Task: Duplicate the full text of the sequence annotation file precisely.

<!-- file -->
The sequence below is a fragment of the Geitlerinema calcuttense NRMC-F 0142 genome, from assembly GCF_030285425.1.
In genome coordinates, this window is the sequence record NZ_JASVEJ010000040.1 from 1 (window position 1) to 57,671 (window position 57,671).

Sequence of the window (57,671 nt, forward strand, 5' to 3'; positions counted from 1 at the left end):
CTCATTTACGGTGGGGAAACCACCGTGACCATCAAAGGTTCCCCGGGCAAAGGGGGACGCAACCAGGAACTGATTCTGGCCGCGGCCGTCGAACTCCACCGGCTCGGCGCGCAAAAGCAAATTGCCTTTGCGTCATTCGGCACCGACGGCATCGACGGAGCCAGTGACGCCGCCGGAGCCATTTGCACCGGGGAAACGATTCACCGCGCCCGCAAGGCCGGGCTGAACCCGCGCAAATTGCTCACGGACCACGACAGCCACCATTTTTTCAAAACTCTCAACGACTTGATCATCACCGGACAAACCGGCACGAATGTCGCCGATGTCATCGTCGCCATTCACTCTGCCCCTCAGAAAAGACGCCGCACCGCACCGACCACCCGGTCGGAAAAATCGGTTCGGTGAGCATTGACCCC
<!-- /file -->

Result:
The sequence below is a fragment of the Geitlerinema calcuttense NRMC-F 0142 genome, from assembly GCF_030285425.1.
In genome coordinates, this window is the sequence record NZ_JASVEJ010000040.1 from 1 (window position 1) to 57,671 (window position 57,671).

Sequence of the window (57,671 nt, forward strand, 5' to 3'; positions counted from 1 at the left end):
CTCATTTACGGTGGGGAAACCACCGTGACCATCAAAGGTTCCCCGGGCAAAGGGGGACGCAACCAGGAACTGATTCTGGCCGCGGCCGTCGAACTCCACCGGCTCGGCGCGCAAAAGCAAATTGCCTTTGCGTCATTCGGCACCGACGGCATCGACGGAGCCAGTGACGCCGCCGGAGCCATTTGCACCGGGGAAACGATTCACCGCGCCCGCAAGGCCGGGCTGAACCCGCGCAAATTGCTCACGGACCACGACAGCCACCATTTTTTCAAAACTCTCAACGACTTGATCATCACCGGACAAACCGGCACGAATGTCGCCGATGTCATCGTCGCCATTCACTCTGCCCCTCAGAAAAGACGCCGCACCGCACCGACCACCCGGTCGGAAAAATCGGTTCGGTGAGCATTGACCCC